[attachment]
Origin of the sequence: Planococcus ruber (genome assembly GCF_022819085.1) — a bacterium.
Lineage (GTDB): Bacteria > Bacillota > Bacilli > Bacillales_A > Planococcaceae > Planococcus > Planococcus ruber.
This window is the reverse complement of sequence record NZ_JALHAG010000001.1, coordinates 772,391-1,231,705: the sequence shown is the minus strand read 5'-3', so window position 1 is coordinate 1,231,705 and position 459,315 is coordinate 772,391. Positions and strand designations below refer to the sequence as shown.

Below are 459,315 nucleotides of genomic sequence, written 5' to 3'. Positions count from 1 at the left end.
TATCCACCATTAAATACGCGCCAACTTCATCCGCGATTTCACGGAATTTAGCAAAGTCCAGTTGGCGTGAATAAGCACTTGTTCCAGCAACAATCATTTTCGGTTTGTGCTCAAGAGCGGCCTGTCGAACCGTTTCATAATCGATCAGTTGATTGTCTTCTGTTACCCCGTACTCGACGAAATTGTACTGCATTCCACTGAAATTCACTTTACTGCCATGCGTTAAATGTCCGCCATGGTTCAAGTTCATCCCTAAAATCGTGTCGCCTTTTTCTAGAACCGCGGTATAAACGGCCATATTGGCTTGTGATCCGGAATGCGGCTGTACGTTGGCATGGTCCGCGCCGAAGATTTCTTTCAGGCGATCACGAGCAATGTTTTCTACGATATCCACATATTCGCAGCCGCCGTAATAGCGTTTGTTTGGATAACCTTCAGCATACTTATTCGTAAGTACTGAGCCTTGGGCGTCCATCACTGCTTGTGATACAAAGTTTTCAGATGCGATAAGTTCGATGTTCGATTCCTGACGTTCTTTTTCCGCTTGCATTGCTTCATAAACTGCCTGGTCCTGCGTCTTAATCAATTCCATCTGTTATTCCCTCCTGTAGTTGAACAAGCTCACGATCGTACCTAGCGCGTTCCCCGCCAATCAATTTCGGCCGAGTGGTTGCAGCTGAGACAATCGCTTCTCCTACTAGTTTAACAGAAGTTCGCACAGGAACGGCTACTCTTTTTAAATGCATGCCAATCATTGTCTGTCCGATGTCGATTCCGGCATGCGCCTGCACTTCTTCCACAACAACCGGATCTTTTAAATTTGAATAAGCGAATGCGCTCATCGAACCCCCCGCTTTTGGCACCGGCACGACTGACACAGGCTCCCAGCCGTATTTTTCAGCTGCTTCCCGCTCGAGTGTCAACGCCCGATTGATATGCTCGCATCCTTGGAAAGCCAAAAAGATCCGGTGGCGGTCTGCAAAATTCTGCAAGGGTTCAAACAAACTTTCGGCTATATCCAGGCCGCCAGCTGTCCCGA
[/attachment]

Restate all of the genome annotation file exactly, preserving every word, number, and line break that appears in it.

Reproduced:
Origin of the sequence: Planococcus ruber (genome assembly GCF_022819085.1) — a bacterium.
Lineage (GTDB): Bacteria > Bacillota > Bacilli > Bacillales_A > Planococcaceae > Planococcus > Planococcus ruber.
This window is the reverse complement of sequence record NZ_JALHAG010000001.1, coordinates 772,391-1,231,705: the sequence shown is the minus strand read 5'-3', so window position 1 is coordinate 1,231,705 and position 459,315 is coordinate 772,391. Positions and strand designations below refer to the sequence as shown.

Below are 459,315 nucleotides of genomic sequence, written 5' to 3'. Positions count from 1 at the left end.
TATCCACCATTAAATACGCGCCAACTTCATCCGCGATTTCACGGAATTTAGCAAAGTCCAGTTGGCGTGAATAAGCACTTGTTCCAGCAACAATCATTTTCGGTTTGTGCTCAAGAGCGGCCTGTCGAACCGTTTCATAATCGATCAGTTGATTGTCTTCTGTTACCCCGTACTCGACGAAATTGTACTGCATTCCACTGAAATTCACTTTACTGCCATGCGTTAAATGTCCGCCATGGTTCAAGTTCATCCCTAAAATCGTGTCGCCTTTTTCTAGAACCGCGGTATAAACGGCCATATTGGCTTGTGATCCGGAATGCGGCTGTACGTTGGCATGGTCCGCGCCGAAGATTTCTTTCAGGCGATCACGAGCAATGTTTTCTACGATATCCACATATTCGCAGCCGCCGTAATAGCGTTTGTTTGGATAACCTTCAGCATACTTATTCGTAAGTACTGAGCCTTGGGCGTCCATCACTGCTTGTGATACAAAGTTTTCAGATGCGATAAGTTCGATGTTCGATTCCTGACGTTCTTTTTCCGCTTGCATTGCTTCATAAACTGCCTGGTCCTGCGTCTTAATCAATTCCATCTGTTATTCCCTCCTGTAGTTGAACAAGCTCACGATCGTACCTAGCGCGTTCCCCGCCAATCAATTTCGGCCGAGTGGTTGCAGCTGAGACAATCGCTTCTCCTACTAGTTTAACAGAAGTTCGCACAGGAACGGCTACTCTTTTTAAATGCATGCCAATCATTGTCTGTCCGATGTCGATTCCGGCATGCGCCTGCACTTCTTCCACAACAACCGGATCTTTTAAATTTGAATAAGCGAATGCGCTCATCGAACCCCCCGCTTTTGGCACCGGCACGACTGACACAGGCTCCCAGCCGTATTTTTCAGCTGCTTCCCGCTCGAGTGTCAACGCCCGATTGATATGCTCGCATCCTTGGAAAGCCAAAAAGATCCGGTGGCGGTCTGCAAAATTCTGCAAGGGTTCAAACAAACTTTCGGCTATATCCAGGCCGCCAGCTGTCCCGA